The streamers may have been cleared away until next Dec. 31, but New Year's celebrations aren't done just yet — and they won't be until the Chinese New Year arrives. Chinese New Year, also known as the Spring Festival, is the most important traditional festival in China. According to the Chinese calendar, in 2013, Feb. 9 is New Year's Eve, marking the last day of the Year of the Dragon, while Feb. 10 ushers in the Year of the Water Snake.
The Chinese animal zodiac, or “sheng xiao” in pinyin, is a rotating cycle of 12 years, with each year being represented by an animal and its reputed attributes. Celebrated by more than a billion and a half people around the world, the Year of the Snake marks the halfway point through the 12 Chinese astrological signs. The symbolic animal is believed to impart certain characteristics on those born during that year, and people born during previous snake years (like 1917, 1929, 1941, 1953, 1965, 1977, 1989 and 2001 — but bearing in mind lunar calendar dates). Find out more about your animal Zodiac.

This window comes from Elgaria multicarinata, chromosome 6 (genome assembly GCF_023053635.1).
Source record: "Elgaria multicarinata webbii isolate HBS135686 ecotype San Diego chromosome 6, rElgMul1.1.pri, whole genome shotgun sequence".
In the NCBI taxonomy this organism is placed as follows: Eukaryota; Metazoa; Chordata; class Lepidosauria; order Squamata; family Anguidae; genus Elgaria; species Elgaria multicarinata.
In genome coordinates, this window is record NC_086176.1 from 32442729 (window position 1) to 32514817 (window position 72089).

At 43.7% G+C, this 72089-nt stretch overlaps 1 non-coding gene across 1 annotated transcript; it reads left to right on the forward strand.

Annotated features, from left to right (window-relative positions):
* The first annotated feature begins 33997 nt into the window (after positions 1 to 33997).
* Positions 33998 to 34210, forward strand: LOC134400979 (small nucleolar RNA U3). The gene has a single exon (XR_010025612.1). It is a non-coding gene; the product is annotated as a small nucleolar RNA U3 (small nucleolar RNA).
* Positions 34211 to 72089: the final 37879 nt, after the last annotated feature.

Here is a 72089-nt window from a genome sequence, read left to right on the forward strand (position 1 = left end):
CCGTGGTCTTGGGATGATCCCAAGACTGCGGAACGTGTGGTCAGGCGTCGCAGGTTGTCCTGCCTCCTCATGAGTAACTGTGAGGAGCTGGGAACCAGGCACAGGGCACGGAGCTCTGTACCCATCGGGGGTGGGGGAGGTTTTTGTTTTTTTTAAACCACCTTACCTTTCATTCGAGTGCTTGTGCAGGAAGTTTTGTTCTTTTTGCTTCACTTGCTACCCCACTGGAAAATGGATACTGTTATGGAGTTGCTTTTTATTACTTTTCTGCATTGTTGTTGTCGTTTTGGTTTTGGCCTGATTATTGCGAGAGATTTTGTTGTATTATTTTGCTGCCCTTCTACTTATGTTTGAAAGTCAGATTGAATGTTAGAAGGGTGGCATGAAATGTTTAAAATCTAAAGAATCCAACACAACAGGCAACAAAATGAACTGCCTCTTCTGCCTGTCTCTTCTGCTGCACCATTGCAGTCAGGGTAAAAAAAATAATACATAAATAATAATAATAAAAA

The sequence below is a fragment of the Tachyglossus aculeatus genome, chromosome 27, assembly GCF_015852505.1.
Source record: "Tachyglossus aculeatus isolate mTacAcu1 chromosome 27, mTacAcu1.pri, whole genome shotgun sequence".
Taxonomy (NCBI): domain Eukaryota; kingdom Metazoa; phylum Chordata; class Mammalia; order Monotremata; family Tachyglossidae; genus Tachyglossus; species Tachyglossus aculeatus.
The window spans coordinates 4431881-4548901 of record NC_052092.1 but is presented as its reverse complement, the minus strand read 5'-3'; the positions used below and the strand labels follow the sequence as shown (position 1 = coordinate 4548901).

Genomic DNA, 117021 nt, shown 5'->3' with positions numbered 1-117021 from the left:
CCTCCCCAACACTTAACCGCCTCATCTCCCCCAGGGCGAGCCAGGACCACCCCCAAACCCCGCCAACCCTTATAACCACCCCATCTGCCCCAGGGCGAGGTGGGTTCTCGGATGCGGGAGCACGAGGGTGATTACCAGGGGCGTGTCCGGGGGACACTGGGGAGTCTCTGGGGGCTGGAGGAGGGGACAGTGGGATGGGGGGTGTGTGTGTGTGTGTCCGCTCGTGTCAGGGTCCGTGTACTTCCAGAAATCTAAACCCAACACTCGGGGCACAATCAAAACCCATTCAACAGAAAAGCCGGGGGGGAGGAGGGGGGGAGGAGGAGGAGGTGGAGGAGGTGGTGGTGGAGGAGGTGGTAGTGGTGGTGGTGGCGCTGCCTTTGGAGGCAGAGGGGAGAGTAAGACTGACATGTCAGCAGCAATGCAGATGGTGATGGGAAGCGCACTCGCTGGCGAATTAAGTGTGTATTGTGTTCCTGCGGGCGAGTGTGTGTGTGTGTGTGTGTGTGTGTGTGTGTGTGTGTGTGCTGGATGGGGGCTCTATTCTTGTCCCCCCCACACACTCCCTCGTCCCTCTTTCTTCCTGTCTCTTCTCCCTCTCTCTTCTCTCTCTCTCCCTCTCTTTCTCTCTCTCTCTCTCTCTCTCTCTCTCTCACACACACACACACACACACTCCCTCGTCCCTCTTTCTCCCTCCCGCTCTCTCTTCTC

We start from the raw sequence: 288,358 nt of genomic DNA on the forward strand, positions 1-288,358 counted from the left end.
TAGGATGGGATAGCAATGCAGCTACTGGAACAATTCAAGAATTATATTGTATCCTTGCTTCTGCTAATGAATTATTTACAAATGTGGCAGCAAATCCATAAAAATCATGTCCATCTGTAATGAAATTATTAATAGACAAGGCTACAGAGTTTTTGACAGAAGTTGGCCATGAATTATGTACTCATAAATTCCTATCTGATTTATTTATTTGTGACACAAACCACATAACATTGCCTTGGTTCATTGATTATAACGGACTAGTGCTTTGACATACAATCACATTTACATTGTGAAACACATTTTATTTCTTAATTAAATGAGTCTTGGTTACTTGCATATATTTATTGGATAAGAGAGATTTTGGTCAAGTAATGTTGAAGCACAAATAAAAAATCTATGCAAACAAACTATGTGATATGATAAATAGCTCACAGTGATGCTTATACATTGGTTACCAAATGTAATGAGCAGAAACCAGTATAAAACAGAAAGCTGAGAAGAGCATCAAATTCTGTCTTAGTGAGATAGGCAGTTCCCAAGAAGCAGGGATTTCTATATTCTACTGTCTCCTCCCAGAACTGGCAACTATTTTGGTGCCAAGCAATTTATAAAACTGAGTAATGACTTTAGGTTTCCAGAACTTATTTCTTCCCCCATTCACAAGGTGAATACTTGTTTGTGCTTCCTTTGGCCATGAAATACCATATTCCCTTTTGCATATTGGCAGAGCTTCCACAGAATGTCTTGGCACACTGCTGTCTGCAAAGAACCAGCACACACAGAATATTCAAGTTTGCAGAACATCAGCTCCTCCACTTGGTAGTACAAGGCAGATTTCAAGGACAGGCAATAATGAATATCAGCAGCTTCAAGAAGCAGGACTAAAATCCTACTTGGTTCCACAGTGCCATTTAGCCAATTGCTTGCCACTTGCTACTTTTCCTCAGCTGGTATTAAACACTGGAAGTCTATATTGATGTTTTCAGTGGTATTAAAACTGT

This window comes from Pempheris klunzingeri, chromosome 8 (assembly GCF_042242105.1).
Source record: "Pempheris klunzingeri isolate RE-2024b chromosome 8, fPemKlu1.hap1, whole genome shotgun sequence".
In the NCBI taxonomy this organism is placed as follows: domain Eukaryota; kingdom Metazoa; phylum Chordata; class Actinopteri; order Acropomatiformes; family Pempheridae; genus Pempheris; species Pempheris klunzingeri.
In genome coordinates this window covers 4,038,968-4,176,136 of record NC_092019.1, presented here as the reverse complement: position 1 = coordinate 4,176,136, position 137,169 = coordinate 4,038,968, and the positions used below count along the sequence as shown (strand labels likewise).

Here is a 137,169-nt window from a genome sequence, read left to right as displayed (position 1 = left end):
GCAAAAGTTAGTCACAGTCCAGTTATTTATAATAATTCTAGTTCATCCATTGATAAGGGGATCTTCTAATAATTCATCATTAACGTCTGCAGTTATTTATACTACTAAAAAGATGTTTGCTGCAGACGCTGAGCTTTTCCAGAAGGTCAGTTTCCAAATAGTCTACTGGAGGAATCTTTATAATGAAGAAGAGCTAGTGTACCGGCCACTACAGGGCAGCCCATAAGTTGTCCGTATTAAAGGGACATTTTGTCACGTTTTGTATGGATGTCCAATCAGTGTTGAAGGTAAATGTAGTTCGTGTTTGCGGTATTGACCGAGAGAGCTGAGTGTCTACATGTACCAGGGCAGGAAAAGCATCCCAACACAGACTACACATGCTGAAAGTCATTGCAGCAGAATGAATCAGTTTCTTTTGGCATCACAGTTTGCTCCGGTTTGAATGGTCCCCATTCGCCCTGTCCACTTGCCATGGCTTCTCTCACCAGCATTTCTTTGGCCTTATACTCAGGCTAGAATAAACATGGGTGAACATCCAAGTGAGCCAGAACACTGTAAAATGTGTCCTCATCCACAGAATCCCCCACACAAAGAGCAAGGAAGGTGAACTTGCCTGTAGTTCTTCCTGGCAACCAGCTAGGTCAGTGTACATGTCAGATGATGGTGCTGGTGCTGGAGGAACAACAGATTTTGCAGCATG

Be sure to join us as Royal Roads University celebrates Lunar New Year!
When: Feb. 8, noon to 1 p.m.Where: QuarterdeckWhat: Lunar New Year Celebration, student performances, door prizes and treats